Demographics are important for you to understand how consumers look for information and browse for online products and services. It also helps in identifying/profiling potential target audiences by matching measurable characteristics such as age, gender, and region.
Proactively improving the product
In search of product market fit, Marc Andreessen imparts some top-notch wisdom. He supports doing whatever is appropriate, which means embracing unpleasant changes. Changing teams, markets, products, brands, and goals are all sensible. That’s the story of several businesses – Instagram, Soylent, Amazon, and Twitter all drastically altered course from their initial strategy to find a match for the product market.
At TerminusDB as well our initial plan was to build large-scale graph systems for enterprises under the banner of Datachemist. We were focused on data quality and query – the ability to ingest complex data and then quickly return network-oriented queries.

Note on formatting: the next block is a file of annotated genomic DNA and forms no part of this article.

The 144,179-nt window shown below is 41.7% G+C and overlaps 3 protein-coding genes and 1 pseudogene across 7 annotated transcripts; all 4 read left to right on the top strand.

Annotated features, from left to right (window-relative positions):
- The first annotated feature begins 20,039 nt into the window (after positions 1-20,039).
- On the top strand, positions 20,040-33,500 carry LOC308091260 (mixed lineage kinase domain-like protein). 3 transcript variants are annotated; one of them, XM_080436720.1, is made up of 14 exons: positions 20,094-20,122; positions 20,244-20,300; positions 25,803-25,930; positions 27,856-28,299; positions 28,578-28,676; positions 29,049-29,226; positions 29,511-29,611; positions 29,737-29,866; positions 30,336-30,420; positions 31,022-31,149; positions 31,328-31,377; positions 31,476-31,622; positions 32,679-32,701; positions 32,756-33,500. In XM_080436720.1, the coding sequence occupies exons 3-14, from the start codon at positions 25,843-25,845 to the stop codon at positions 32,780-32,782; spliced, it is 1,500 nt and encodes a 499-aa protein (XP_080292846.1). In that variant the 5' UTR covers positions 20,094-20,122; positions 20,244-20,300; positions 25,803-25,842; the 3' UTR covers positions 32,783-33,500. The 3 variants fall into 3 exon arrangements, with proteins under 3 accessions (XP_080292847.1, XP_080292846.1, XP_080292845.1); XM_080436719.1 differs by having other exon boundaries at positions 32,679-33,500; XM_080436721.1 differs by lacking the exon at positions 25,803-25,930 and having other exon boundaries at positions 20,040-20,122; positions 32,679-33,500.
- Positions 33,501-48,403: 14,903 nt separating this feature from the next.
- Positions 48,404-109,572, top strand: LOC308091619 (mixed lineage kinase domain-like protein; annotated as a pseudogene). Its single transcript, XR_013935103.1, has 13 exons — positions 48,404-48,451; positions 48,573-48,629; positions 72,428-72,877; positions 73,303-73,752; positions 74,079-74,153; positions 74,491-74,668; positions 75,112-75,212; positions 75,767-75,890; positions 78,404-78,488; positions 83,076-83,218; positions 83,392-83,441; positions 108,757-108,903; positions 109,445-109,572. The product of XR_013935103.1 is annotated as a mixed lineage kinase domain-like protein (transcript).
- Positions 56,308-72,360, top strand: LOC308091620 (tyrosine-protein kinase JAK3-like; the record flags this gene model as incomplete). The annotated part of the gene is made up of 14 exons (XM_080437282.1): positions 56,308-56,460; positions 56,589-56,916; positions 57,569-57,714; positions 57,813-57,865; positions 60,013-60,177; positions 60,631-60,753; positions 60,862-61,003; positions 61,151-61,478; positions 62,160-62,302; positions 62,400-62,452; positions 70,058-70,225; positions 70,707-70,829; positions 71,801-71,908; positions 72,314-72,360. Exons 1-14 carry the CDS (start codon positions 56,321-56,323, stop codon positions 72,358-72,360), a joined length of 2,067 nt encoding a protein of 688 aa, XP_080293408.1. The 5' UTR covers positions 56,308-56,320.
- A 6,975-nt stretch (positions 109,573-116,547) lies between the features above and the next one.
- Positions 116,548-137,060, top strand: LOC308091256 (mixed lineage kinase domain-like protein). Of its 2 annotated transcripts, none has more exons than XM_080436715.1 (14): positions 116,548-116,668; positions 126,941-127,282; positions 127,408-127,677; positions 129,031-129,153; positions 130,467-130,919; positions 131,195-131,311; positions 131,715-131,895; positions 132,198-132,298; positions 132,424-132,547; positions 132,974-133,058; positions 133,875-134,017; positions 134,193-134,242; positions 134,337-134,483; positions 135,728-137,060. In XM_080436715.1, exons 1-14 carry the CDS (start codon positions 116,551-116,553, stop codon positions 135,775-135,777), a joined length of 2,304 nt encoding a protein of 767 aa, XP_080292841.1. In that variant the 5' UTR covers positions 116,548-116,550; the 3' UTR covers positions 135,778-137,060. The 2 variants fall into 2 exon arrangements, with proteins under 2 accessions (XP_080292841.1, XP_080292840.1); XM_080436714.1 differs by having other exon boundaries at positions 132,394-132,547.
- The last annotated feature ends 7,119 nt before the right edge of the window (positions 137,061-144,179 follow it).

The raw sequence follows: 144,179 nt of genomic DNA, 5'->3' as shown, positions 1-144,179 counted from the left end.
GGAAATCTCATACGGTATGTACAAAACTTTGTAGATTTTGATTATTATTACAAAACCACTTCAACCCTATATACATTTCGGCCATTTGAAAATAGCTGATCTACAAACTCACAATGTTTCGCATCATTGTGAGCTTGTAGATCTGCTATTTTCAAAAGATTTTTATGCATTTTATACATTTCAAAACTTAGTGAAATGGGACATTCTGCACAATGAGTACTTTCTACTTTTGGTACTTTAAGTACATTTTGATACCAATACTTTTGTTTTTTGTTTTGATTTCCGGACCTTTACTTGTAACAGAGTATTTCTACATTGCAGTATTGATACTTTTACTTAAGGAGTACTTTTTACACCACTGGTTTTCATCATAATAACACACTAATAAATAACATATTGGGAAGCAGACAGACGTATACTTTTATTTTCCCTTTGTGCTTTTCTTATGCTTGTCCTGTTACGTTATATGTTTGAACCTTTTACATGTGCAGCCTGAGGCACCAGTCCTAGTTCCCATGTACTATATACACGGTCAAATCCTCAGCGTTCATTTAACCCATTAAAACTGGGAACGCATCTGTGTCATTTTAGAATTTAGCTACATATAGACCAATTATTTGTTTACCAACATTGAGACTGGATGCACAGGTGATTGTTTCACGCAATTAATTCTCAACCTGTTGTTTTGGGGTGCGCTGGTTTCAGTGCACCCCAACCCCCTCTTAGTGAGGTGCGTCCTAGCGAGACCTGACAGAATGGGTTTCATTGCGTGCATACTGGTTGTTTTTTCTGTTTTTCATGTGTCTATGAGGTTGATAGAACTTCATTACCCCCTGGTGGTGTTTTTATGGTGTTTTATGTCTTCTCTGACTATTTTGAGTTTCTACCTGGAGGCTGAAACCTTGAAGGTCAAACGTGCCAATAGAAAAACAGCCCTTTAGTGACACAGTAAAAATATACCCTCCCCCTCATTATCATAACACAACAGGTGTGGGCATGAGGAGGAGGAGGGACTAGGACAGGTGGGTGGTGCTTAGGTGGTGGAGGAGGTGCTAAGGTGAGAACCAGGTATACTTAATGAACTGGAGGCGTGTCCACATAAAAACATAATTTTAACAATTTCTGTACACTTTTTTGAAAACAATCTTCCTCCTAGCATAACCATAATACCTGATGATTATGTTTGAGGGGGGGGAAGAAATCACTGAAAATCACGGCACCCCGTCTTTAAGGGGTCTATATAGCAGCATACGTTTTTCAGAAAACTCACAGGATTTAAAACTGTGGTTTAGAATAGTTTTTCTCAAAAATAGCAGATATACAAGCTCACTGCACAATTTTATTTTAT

But we were drifting into a consultancy model where our engineers did most of the implementation, which was painful when working with varied complex internal systems.
We were much more interested in being a technology partner. In Spring 2019, we decided to open source the database and in October 2019 TerminusDB was born. With the pandemic coming in it became harder to maintain a dual strategy as an enterprise product was reliant on sales and delivery. We made the early call to drop DataChemist and the direct to enterprise channel so we could focus all our efforts on open source.
In September 2020 TeminusHub was born targeted at SAAS customers with the main goal of being Git for data to promote collaboration among data people. Since then we have made huge strides forward with TerminusX, the cloud version of TerminusDB that is a toolkit for building collaborative applications and data products, and are looking to dominate the ecosystem in the coming years.
For a successful website, the engagement of the user is as critical as search engine visibility. It not only raises your brand’s visibility but also helps improve your SEO rankings. If customers start leaving your website within a short period of time, the bounce rates will increase and your Google SERP position will decrease. To understand these motivations it’s important to conduct surveys and engage through community channels such as discord and discussion threads. The involvement of the community in decision-making in a true open-source method can work wonders for product fit.